When we returned from this past holiday season, which now seems very long ago, we were quite pleasantly surprised to learn that Senator Lamar Alexander, the Chair of the U.S. Senate Health, Education, Labor, and Pensions Committee (HELP), would like to develop and pass a long-awaited mental health bill this year. This week, we were even more delighted when Representative Gene Green of Texas, the Ranking Member of the Health Subcommittee of the U.S. House Energy and Commerce Committee, and five of his colleagues, introduced the Comprehensive Behavioral Health Reform and Recovery Act of 2016. Considered together, these two developments could not be more consequential for us.
The Comprehensive Behavioral Health Reform and Recovery Act of 2016
First, I would like to provide a brief overview of the bill Representative Green just introduced.
This bill consists of several major components:
Strengthening and investing in SAMHSA programs. The proposed legislation would create a new Assistant Secretary for Mental Health and Substance Use Disorders, but significantly also assign that role to the Administrator of SAMHSA. It would call for a full review of SAMHSA to determine what programs, staffing, and funding will be needed to meet America’s current needs for behavioral health services, and it would authorize a much-needed Center for Behavioral Health Quality and Statistics. It also would create and reauthorize a broad range of grant and technical assistance programs to promote innovation and adoption of evidence-based practices throughout the field. For the states, it would create an acute care bed registry and require a biannual report on state mental health and substance use services.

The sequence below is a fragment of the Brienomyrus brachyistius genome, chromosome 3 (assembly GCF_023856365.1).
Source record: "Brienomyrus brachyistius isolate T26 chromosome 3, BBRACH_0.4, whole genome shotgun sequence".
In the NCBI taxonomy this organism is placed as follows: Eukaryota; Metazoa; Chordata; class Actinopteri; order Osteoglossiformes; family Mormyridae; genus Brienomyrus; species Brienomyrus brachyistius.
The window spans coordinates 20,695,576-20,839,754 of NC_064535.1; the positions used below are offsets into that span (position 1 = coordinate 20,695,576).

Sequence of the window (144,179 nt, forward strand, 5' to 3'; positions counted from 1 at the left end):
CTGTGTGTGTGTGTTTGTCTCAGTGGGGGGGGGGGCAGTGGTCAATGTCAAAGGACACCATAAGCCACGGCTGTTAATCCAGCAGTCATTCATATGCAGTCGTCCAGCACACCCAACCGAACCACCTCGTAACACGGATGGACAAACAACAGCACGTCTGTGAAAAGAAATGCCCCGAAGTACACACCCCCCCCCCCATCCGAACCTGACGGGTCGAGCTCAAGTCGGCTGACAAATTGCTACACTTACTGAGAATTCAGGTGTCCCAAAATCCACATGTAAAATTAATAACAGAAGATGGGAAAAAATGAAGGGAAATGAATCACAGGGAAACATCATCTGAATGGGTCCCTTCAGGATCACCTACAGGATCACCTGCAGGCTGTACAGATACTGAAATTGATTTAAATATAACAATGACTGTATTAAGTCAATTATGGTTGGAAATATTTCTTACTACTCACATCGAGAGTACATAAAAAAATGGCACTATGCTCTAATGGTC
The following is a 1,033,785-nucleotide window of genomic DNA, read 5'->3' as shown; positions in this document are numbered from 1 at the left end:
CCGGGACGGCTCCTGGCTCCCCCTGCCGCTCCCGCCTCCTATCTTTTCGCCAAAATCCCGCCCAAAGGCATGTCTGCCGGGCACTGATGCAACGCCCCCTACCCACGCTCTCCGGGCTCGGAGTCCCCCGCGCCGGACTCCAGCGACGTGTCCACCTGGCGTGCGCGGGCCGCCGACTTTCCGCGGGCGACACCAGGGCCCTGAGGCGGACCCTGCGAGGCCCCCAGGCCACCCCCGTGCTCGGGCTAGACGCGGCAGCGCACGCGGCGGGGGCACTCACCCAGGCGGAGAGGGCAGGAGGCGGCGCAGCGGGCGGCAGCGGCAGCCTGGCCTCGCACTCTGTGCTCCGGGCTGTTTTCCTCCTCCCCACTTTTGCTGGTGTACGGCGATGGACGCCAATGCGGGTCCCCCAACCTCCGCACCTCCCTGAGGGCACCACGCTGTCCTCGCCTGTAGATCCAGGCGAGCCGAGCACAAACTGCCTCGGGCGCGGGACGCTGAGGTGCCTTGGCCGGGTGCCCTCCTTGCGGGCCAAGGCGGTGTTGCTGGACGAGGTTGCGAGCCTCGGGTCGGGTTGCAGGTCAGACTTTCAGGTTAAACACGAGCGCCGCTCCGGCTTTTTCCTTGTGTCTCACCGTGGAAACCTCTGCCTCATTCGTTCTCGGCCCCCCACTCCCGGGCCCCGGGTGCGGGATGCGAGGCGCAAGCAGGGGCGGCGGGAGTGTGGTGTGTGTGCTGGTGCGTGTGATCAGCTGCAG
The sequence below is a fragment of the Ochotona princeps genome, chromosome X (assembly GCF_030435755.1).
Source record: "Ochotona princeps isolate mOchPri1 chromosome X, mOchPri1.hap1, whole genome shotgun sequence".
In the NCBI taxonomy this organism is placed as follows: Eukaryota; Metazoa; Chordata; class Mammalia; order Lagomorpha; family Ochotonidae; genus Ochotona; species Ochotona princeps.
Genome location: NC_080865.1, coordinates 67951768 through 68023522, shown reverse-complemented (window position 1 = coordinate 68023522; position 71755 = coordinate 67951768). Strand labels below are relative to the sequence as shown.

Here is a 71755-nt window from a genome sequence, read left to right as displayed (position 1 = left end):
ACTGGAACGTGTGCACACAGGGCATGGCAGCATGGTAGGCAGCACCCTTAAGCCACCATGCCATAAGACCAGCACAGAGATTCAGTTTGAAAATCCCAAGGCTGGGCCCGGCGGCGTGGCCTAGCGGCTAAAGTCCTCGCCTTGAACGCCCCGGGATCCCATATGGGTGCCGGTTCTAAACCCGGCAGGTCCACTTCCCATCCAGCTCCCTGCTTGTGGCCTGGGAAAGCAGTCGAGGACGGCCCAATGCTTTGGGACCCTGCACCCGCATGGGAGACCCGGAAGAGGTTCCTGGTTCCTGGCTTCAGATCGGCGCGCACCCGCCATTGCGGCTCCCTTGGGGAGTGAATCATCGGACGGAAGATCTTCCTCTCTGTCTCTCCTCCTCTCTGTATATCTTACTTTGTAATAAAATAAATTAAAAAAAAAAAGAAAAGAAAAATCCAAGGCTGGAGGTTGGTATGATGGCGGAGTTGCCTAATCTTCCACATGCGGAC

Interagency serious mental illness coordinating committee. The bill would implement a much-needed interagency serious mental illness coordinating committee that would monitor research and practice developments and make recommendations to the Assistant Secretary. Funding would be authorized to support this function.
HIPAA clarifications. The proposal would require the Health and Human Services (HHS) Secretary to issue a regulation consistent with the 2014 HHS Office of Civil Rights guidance on HIPAA privacy protections, and to provide training and technical assistance on its implementation. Significantly, it also would require the Secretary to issue a regulation modernizing 42 CFR Part 2, which provides special privacy protections for substance use care. Finally, it would authorize pilot grants to improve communication between consumers, family members, and providers.
Improving Medicaid and Medicare mental health services. The resolution would permit same-day billing for behavioral health and primary care services under Medicaid, as well as extend and expand the federally qualified behavioral health clinic and the Medicaid emergency psychiatric demonstration projects. Very importantly, it also would modify IMD exclusions under managed care arrangements for both Medicaid and CHIP so that additional funds would be available for care.